I’m taking aim at a literary sacred myth when I suggest there is no such thing as “writer’s block.” There is no monster under the bed. There is no force of nature stopping you. Still, it’s a time-tested apology for not working on the thing you’ve committed to. “Writer’s block” is a beloved blue monster lurking under that bed to be hauled out with a fearful side-eye when deadlines approach, as the ultimate accountability bypass card.

To prove my point about the popularity of this concept, a simple Google search for the term “writer’s block” turned up 167,000,000 results. That’s a lot of social proof for what is essentially a ghost idea. There are books, classes, lectures, and a thousand “remedies” for the big blue monster.  Author Michael Chabon even wrote a blockbuster novel about it, which was turned into a fabulously entertaining feature film. Although technically, Chabon’s story was, among other things, more about how to stop writing, not about getting started.


As a kid, I studied classical piano. For weeks and months and years on end, I came home from school and warmed up by running thousands of scales. They were simple, mindless drills that built muscle memory and skill. They were not in themselves great works of art. They were foundational. They gave me a scaffolding upon which to build mastery. As an art form, is writing any different? If in a lifetime of writing I’ve never experienced writer’s block, maybe I have my piano teacher to thank for it.

When I begin a new writing project, I get foundational. What this looks like: I journal by hand for weeks or even months before I take all of that material and reshape the clay of its essence into a useful vessel: a story. I sit down and listen to the storyteller in my head, that archetypal Greek chorus, and let it tell me what it wants me to know. I never know what I’m going to write about, but that wily narrative voice knows exactly what it has to say. You have to learn to trust the process, and really, deeply listen. You may not trust yourself yet, but you can always trust the process.


I suspect that what so many attribute to writer’s block is really a sort of overwhelm at the enormity of the prospect of having something of value to say to the world. That’s not blocked; that’s fight-flight-or-freeze all rolled into one and our fragile human egos quail at the prospect of offering an opinion and possibly and running the risk of being judged, or worse rejected. It’s important to know what lies behind the lie. Is it really no words, no fresh ideas? Or is it fear of a big blue monster named shame: a belief that you “Should Have Mastered Everything Already”?

My method for banishing the big blue monster: I embrace a sense of what Buddhists call beginner mind, and I run scales. Take notes. Do research. Journal. Study great works. We’re not inventing the wheel here; that’s already been done. Grant yourself some grace and run scales. If you can’t write an entire book right now, write the outline. Sketch some scenes. Write what you do know and leave stickers as space holders for what will come next. Be content with writing a bad first draft. Know that first drafts are almost never any good. The good news is: good writing comes with practice. And workshopping. And not squeezing the life out of your big idea and drowning it in self-doubt.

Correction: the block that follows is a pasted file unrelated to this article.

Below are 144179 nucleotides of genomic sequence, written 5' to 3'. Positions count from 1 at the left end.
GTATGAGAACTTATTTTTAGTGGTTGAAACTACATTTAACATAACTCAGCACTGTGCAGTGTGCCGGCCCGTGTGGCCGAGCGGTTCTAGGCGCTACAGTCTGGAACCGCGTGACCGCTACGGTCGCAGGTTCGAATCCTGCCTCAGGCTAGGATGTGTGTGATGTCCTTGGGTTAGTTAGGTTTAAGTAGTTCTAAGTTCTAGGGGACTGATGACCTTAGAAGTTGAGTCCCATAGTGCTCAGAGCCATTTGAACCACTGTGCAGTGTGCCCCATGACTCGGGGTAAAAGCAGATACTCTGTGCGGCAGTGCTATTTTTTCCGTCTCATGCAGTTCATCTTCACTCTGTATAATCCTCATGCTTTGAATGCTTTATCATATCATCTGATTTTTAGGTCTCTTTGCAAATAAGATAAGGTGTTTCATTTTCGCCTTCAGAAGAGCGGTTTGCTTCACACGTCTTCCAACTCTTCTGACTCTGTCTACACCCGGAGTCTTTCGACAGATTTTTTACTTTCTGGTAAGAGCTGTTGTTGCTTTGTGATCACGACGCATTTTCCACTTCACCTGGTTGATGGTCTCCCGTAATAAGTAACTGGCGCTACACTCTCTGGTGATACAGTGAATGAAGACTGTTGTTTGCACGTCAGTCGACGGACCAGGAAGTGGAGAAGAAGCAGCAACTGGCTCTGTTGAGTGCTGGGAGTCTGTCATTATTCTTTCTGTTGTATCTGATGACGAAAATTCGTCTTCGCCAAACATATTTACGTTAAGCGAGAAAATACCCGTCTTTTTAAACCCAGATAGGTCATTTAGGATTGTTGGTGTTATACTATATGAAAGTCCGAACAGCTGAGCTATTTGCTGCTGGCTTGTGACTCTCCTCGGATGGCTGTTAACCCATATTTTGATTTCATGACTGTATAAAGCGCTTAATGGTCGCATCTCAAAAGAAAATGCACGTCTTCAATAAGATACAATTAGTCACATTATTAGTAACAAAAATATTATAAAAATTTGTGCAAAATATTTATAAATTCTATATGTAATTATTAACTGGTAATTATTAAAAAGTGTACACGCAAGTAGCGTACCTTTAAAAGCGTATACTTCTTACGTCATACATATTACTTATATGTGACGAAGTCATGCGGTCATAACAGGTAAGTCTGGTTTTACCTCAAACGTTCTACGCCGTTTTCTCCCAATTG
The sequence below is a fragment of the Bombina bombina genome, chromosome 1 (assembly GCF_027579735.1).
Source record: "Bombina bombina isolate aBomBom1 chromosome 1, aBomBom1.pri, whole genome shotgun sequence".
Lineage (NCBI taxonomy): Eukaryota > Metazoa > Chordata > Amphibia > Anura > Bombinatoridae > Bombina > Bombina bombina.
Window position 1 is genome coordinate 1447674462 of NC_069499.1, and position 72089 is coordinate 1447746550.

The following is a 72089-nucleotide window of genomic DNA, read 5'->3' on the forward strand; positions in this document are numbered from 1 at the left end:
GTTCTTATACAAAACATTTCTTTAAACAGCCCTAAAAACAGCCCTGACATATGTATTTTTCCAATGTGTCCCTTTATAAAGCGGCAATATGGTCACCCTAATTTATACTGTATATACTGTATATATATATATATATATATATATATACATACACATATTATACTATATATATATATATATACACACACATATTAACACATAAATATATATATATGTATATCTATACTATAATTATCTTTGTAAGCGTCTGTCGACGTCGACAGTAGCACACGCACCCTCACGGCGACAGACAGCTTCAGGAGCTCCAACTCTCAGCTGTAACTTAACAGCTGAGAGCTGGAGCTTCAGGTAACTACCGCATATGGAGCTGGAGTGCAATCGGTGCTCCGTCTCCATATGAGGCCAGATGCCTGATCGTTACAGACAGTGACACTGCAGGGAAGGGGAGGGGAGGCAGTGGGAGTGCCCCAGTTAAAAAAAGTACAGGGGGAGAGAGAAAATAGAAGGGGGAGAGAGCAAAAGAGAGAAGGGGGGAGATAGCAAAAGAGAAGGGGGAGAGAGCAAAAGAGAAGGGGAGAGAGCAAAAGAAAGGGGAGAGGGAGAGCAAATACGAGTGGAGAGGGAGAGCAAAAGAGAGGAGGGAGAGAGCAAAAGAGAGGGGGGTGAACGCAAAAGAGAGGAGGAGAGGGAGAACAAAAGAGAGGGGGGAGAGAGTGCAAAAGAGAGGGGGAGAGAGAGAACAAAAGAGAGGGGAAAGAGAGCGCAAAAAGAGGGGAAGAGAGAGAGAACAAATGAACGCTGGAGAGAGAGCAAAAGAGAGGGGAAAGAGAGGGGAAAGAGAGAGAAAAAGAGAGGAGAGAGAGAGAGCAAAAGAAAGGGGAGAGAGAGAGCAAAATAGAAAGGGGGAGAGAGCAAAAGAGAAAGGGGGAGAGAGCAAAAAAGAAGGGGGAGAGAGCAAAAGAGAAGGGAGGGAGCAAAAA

If writing is your jam, commit to it. Make writing your story your way of committing a revolutionary act. As a young artist, Joni Mitchell sang in coffee houses for little or no money, practicing and refining her craft before she was “discovered overnight.” She had put in the time surrendered to the creative impulse. She ran revolutionary scales.

The “blockage” you feel could be a case of creative overwhelm. It could be a lack of confidence. It could be that you don’t really want to write that book after all. But here’s the thing. If you are showing up consistently, if you’re running scales, you are engaged in the entire process of writing –most of which happens before a single word is committed to the page. If you are working at the project, you are pre-writing and that my friend, is not writer’s block.

You can write that book if you’re willing to put in the work if you’re willing to run scales. And maybe running scales is your best attempt yet at committing your revolutionary act.  Staying true to your vision requires courage and tenacity and about a thousand silent offerings to the gods of visionary creativity. Stay true long enough, and you will become your own revolutionary hero.

Cynthia Gregory is an award-winning writer and certified life coach. If you’d like a copy of her “Visionary Writer’s Book Outline” visit her website and subscribe to her newsletter.